In this case if the Catalan government persists in its claim that the illegal referendum has given Catalonia a ‘right’ to secede from Spain then negotiations between it and the Spanish government become unwise and even dangerous, since they can appear to be legitimising that objective and the way the Catalan government is going about achieving it. In that case the ‘negotiations’ simply become a mechanism to achieve Catalan independence from Spain. Anyone who observed Puidgemont’s speech to the Catalan parliament can see that that is exactly the agenda he is following.
Again it puzzles me that some people are unable to see behind this – wholly transparent – agenda, and construe a purported ‘offer’ from Puidgemont for talks – be it noted on his terms – as a ‘last chance for Spain’ when it is in reality the precise opposite.
The Spanish government’s challenge to Puidgemont – to clarify whether he has declared independence or not – by contrast makes total sense, as does the Spanish government’s eight day ultimatum to the Catalan government to scrap its independence declaration or face the consequences.
(7) This is not a major crisis in Spain and for the European Union
Though here I cannot be sure I suspect that the claim that this is a big or serious crisis is the biggest myth of all.
The Spanish government has threatened the Catalan government with the imposition of direct rule from Madrid unless it backs down and cancels its independence declaration. It has also made it fairly clear that it is considering legal proceedings against the Catalan officials – including Puidgemont – who were responsible for the referendum and for the independence declaration.
This is being universally reported as taking Spain into ‘uncharted waters’, supposedly causing a huge crisis in Catalonia and Spain and ultimately for the EU.
I am not sure why. No doubt the imposition of direct rule by Madrid would meet with opposition in Catalonia. However short of a resort to outright violence I have no doubt the resources of the Spanish state would enable it to prevail quickly in the event of a stand-off. Catalan society is divided on the independence question – with much of Catalonia’s working class said to be opposed – so it is difficult to see how opposition could be sustained for very long.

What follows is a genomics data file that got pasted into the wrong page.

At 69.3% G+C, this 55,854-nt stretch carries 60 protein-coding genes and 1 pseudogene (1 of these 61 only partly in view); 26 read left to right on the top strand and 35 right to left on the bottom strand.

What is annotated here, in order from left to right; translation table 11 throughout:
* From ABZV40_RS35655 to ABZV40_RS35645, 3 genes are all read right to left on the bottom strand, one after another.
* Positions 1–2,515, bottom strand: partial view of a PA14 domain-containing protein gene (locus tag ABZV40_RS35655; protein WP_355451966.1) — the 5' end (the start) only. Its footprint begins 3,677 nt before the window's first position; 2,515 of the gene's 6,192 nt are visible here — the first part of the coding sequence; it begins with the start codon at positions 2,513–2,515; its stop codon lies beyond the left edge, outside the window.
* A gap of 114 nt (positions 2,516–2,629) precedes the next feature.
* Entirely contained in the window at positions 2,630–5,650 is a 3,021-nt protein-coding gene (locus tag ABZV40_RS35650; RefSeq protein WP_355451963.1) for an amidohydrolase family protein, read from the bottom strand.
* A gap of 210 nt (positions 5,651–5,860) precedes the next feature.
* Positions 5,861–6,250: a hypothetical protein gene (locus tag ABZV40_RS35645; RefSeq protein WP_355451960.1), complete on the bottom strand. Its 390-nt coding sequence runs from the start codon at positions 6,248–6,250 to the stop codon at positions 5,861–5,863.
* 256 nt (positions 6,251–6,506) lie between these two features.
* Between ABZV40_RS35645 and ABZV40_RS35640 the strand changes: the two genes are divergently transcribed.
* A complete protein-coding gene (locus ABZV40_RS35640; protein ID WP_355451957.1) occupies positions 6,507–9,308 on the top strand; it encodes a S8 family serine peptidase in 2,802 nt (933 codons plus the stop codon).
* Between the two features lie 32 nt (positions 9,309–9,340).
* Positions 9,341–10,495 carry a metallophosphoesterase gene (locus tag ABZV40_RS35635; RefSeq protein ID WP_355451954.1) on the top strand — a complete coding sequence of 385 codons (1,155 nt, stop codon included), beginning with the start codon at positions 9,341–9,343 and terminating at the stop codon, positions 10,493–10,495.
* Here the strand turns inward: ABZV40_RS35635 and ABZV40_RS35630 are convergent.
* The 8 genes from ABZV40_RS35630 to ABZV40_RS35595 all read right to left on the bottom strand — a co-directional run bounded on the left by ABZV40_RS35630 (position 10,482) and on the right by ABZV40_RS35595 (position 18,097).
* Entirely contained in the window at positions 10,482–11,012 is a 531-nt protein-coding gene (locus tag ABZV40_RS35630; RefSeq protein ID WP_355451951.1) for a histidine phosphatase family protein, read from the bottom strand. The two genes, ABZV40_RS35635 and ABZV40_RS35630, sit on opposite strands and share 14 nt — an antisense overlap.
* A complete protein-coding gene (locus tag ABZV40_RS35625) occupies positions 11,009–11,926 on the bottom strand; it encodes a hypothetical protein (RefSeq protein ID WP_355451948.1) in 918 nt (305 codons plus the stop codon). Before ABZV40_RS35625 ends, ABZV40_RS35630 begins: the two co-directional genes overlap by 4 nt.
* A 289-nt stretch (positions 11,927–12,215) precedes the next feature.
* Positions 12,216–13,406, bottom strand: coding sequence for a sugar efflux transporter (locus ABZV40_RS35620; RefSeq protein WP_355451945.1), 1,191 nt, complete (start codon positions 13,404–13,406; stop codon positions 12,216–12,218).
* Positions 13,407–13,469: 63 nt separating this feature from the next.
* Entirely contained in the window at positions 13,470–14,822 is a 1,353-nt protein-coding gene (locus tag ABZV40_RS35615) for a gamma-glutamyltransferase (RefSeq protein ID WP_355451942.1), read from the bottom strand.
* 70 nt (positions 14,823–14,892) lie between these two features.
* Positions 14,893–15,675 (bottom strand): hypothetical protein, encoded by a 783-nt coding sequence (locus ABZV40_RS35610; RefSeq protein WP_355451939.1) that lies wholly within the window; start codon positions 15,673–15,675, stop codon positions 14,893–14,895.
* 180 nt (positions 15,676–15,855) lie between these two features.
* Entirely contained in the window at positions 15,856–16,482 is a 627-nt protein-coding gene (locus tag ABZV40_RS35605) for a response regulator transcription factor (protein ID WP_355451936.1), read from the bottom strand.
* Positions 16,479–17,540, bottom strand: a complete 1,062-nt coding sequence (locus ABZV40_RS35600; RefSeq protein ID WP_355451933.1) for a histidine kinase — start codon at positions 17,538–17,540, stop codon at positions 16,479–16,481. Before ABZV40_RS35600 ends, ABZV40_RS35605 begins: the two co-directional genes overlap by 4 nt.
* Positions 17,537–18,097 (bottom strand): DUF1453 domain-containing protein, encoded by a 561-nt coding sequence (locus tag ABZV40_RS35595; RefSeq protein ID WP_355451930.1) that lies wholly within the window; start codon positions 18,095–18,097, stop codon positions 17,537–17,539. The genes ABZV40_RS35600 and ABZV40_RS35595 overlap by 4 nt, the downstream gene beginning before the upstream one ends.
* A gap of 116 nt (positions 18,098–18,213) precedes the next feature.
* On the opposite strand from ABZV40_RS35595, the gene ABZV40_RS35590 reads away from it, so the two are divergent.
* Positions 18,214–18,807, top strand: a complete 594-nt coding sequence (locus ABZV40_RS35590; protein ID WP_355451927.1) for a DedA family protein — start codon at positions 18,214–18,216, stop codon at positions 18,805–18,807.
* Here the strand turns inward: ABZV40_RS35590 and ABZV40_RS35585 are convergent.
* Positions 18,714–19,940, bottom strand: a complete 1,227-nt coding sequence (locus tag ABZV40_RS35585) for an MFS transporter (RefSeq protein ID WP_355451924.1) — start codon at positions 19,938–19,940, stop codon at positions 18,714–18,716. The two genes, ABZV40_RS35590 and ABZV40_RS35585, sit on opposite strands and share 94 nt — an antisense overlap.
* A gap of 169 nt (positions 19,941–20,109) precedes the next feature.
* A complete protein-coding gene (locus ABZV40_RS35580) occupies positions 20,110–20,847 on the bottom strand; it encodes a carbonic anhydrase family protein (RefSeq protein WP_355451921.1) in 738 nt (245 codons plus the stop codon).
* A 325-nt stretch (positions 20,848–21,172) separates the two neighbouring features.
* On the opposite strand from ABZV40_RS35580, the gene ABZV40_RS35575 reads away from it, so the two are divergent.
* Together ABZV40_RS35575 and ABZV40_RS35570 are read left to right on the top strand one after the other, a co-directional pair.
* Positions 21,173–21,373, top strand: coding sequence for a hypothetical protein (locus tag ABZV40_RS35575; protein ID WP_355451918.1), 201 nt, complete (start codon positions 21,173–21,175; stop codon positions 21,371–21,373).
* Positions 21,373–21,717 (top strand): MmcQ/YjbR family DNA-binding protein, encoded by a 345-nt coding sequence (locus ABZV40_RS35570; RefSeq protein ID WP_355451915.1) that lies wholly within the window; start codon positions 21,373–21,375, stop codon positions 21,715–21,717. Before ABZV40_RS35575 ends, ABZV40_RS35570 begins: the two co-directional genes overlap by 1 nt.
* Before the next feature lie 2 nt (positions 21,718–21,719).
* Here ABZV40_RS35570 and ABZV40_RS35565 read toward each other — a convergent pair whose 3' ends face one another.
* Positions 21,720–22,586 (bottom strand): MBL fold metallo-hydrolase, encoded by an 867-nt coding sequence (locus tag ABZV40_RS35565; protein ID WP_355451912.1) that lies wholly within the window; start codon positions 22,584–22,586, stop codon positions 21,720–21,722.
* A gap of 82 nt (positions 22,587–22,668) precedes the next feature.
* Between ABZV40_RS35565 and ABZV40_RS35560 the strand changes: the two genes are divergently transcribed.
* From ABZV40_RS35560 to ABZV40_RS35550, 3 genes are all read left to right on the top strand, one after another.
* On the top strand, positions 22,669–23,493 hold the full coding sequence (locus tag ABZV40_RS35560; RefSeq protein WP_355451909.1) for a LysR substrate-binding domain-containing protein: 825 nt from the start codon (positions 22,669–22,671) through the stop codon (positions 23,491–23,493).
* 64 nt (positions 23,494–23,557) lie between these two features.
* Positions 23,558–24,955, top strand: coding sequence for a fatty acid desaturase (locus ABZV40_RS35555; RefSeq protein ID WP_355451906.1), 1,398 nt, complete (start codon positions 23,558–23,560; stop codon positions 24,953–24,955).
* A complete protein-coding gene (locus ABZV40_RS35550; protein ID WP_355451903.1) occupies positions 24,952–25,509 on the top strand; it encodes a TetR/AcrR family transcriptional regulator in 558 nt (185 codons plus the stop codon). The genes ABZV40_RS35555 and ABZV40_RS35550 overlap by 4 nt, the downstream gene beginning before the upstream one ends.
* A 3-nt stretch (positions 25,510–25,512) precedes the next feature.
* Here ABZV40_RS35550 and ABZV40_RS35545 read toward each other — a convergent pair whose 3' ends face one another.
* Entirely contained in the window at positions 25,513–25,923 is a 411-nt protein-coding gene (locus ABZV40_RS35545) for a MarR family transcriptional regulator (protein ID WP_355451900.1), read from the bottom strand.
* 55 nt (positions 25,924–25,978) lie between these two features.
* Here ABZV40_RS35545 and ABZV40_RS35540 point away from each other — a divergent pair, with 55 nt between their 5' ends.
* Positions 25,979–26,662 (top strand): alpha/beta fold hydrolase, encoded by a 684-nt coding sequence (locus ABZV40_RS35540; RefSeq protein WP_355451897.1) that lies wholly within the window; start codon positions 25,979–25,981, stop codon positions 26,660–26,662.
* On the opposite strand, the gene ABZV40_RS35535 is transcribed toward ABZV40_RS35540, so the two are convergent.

Needless to say if there is a resort to violence the resources of the Spanish state will quickly contain it. A Spanish state that was able to defeat the challenge of Basque terrorism can certainly counter any threat of violence coming from within Catalonia. I would add that in the event that they were to resort to violence – which I think is very unlikely – the Catalan nationalists would quickly lose support within Catalonia itself.
Here it is essential to make a point made previously by Haneul Na’avi. The Catalan independence movement is in no sense a revolutionary movement. It is not calling for a revolutionary transformation of Catalan or Spanish society. Mostly it is a conservative middle class movement anxious to shore up the economic and cultural privileges of Catalonia’s conservative middle class. That all but excludes any real possibility of it posing any true sustained challenge either to the Spanish state or to the EU or to the neoliberal global order, always provided that the Spanish government keeps its head and preserves its domestic support.
As for the European Union, the Catalan nationalists have pledged their loyalty to it. Apparently they hope this will win them sympathy and support from the European Union, just as it did for Slovenia in 1991.
In that they are likely to be disappointed. Though there may be some officials within the EU bureaucracy in Brussels who are sympathetic to Catalonia’s cause, the most powerful EU states – Germany, France and Italy, all of which face potential challenges from independence movements of their own – are all but certain to side with Spain, their fellow EU state, against them.